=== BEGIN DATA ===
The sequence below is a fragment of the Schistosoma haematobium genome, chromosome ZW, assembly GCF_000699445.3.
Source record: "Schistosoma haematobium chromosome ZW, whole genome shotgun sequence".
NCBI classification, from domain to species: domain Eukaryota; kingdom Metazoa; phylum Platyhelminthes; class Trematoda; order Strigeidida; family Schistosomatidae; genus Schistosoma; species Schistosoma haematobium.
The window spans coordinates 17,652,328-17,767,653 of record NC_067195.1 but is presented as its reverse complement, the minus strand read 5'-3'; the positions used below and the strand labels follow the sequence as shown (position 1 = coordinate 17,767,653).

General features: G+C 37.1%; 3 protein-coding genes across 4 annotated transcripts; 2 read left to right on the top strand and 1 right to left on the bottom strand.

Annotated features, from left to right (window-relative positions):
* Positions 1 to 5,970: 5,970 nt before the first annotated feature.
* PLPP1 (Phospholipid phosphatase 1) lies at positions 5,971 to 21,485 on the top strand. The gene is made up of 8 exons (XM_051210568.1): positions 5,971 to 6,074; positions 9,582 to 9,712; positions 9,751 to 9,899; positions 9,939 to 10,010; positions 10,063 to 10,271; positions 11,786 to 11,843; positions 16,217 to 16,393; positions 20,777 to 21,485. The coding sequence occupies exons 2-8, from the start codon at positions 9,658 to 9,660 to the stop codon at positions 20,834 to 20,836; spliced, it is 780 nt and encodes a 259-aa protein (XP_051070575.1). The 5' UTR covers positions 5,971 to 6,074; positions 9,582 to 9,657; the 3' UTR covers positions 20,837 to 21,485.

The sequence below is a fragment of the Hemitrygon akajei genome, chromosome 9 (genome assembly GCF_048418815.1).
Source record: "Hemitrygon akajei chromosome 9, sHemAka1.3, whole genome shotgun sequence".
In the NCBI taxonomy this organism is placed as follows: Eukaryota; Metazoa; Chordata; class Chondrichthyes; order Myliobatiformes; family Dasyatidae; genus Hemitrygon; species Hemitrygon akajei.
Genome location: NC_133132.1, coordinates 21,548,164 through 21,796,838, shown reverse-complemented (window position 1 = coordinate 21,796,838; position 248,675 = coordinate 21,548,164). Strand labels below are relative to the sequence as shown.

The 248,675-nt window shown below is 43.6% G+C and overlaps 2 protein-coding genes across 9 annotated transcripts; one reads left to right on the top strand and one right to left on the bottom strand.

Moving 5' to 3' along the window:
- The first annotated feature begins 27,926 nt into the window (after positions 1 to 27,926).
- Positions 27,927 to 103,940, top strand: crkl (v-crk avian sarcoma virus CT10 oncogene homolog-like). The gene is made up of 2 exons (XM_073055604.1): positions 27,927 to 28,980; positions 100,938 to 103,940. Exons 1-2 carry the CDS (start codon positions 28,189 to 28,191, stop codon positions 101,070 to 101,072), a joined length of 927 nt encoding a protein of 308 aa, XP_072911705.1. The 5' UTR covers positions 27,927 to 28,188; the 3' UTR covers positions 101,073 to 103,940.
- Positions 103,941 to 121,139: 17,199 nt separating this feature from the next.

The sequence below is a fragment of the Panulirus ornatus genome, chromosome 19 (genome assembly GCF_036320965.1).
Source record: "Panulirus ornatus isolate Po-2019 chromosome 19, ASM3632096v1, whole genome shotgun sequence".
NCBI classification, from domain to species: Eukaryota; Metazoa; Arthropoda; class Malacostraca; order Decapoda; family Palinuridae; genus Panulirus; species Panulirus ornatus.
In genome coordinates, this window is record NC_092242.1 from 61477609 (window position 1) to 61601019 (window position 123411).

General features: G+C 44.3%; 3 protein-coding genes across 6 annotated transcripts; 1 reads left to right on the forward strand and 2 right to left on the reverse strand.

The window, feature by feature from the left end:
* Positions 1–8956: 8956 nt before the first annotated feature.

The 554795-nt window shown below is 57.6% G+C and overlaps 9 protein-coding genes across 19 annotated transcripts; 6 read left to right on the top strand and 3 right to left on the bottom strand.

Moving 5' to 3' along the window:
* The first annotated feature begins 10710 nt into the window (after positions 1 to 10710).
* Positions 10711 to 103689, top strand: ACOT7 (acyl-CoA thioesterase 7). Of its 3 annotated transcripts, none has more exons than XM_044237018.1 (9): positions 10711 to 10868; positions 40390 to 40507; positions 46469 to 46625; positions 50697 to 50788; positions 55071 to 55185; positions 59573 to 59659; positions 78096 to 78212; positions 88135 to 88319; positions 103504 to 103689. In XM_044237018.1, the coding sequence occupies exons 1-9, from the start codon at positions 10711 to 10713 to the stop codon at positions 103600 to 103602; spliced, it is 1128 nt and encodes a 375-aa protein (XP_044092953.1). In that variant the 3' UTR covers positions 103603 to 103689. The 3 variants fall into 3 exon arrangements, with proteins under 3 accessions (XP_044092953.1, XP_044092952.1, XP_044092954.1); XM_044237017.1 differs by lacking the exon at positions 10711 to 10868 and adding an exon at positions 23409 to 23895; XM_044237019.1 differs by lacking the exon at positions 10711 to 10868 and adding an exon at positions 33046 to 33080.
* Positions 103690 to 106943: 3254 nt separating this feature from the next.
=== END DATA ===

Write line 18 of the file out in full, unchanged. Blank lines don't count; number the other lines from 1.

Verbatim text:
The sequence below is a fragment of the Panulirus ornatus genome, chromosome 19 (genome assembly GCF_036320965.1).